Is culling the solution to Shimla's monkey business?
Unable to tackle the menace of monkeys in the erstwhile British capital of Shimla, the Himachal Pradesh government has managed to get them declared vermin by the Centre for a period of six months. The state government had sent a request to the The Ministry of Environment, Forests and Climate Change in September last year. The declaration of simians as vermin in Shimla's municipal limits will pave the way for their culling. How this is carried out remains to be seen.
The state government has reportedly asked the centre to declare monkeys as vermin in 39 other tehsils in 10 of the 12 districts of Himachal Pradesh. The proposal in this regard was sent a fortnight back after the issue of monkey menace was debated in the state assembly.
The centre had declined the request for declaring the simians in Shimla vermin last year and had asked the state to carry out a census before any conclusion on tackling the menace could be arrived at.
There are reports of 296 persons, including many children and the aged, falling victim to monkey bites in the last three years in Shimla and a sum of Rs 19.74 lakh being disbursed to the victims by the authorities. The number for the entire state stands at 674 with compensation amounting to Rs 28 lakh till September last year.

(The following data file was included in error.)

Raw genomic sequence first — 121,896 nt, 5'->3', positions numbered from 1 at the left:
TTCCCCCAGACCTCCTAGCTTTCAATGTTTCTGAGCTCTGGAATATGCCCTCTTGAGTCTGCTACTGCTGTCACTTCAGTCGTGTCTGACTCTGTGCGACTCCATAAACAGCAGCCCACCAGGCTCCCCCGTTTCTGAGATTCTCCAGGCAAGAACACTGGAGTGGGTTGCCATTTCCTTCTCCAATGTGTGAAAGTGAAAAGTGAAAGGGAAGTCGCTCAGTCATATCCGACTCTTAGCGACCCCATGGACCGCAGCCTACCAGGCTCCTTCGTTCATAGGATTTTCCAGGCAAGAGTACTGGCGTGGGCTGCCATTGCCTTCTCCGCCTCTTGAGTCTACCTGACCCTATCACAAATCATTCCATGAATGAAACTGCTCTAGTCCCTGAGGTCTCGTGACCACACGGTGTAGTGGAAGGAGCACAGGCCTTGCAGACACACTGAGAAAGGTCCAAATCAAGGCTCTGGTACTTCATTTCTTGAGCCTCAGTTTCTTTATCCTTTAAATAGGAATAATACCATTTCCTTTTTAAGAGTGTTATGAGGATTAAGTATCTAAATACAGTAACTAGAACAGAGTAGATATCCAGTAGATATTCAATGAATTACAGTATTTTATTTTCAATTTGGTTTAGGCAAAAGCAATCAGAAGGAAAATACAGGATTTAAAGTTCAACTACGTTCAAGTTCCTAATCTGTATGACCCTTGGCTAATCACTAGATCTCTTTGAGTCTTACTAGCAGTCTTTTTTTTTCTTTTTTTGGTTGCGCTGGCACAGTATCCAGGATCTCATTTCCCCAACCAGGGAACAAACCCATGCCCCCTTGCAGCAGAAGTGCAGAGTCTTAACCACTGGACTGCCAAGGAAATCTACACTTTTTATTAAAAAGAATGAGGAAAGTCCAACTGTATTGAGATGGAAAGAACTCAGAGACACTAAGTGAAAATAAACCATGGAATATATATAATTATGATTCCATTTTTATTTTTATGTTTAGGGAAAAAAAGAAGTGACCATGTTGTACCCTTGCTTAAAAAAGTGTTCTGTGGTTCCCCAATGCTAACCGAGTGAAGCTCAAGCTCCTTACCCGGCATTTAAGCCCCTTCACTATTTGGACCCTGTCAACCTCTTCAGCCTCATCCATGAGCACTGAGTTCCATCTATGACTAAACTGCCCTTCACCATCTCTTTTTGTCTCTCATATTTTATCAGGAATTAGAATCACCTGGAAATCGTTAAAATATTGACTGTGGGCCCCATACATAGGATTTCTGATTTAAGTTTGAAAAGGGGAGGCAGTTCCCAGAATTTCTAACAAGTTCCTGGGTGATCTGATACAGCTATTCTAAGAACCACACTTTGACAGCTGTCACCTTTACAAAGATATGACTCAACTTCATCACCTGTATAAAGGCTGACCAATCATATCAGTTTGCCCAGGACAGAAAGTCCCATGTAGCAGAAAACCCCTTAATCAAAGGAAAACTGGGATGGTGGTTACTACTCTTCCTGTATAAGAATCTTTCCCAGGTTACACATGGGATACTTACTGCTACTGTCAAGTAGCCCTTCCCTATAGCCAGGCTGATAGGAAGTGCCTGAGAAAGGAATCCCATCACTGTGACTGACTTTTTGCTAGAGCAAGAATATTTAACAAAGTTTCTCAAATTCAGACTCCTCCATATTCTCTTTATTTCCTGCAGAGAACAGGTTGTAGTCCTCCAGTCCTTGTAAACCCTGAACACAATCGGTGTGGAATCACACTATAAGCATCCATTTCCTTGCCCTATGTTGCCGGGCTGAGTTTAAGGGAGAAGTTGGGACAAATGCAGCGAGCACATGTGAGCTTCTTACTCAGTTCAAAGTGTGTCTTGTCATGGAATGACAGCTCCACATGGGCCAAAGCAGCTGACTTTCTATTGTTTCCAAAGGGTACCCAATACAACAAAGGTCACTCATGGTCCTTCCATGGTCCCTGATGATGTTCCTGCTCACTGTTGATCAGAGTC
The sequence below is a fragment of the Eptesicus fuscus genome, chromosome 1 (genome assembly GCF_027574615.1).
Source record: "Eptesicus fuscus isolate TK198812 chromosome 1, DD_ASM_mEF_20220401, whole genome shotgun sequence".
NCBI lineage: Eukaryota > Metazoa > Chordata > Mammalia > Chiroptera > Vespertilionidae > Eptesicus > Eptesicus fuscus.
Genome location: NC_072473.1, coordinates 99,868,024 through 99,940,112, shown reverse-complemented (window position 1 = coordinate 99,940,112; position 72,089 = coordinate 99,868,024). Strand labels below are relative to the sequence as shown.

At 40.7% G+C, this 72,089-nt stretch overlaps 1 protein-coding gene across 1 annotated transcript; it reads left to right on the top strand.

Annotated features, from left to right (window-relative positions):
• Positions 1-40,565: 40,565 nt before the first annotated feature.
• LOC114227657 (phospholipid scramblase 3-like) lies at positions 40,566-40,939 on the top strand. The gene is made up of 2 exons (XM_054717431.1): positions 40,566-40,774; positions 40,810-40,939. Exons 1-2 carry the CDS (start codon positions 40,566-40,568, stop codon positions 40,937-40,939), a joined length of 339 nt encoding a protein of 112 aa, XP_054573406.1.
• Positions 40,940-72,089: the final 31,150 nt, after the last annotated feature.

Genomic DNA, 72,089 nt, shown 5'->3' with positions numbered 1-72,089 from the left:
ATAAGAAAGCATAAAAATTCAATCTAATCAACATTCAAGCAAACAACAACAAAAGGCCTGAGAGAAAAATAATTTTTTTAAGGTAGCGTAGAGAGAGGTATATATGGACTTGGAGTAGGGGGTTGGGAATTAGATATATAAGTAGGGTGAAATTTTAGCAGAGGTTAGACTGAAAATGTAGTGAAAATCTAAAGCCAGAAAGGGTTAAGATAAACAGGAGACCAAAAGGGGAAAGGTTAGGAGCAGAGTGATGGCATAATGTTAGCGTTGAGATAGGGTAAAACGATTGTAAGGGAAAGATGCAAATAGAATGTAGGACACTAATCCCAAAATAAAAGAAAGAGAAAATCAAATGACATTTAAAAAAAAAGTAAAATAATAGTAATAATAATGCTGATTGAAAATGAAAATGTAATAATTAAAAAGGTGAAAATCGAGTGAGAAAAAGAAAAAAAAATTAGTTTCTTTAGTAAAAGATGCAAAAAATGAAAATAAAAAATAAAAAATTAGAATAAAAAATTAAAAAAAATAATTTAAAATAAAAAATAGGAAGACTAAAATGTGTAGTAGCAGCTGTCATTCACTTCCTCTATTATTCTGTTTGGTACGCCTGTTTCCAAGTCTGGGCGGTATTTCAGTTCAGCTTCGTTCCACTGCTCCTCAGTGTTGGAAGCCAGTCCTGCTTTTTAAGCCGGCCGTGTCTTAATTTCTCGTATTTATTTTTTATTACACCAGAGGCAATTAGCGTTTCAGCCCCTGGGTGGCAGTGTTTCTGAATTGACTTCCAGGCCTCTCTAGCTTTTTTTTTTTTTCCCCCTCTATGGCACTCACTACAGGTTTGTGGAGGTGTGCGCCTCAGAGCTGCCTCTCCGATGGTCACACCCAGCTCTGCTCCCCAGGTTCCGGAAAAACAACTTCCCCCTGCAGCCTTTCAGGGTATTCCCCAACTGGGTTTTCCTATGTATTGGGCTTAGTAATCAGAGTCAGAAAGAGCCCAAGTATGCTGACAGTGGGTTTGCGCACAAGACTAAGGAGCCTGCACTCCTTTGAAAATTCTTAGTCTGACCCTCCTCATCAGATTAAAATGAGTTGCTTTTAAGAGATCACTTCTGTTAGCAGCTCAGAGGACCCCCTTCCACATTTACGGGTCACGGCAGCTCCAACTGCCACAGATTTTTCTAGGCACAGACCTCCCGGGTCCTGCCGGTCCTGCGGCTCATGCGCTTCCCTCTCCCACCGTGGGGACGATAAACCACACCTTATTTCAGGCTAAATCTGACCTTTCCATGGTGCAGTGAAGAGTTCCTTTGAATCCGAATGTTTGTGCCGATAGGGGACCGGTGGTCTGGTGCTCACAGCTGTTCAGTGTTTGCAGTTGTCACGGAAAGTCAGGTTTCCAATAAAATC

Monkeys have become a terror for the people of the state. The situation is worse in places like Shimla, Palampur and Mandi towns where people, especially children, cannot venture out safely. Monkeys snatching bags and eatables from pedestrians are a common sight in the tourist destination of Shimla.
Though locals are aware of not carrying eatables openly, it is quite often that the tourists that are frequented by the aggressive monkeys. The Municipal Corporation has specially put up boards instructing the people not to offer anything to the monkeys. They are also told not to stare at them.
In 2004, feeding of monkeys in public places except temple premises, was prohibited within Shimla municipal limits. The same is not applicable in other parts of the state.
In rural areas, monkeys are being credited with destroying the agriculture and horticulture produce, leaving farmers helpless.
Monkeys becoming a nuiscance
The state government has apprised the centre that besides destroying crops and biting people, the monkeys also contaminate drinking water in storage tanks and thereby transmit diseases. They also pick up articles at random from urban premises, tear clothes, snap telephone and electricity wires, TV cables, dish antennas, broad band wires and more. The simians have also been breaking street lights, vehicle window wipers, rear view mirrors besides creating dents on the roof of parked vehicles by jumping on them.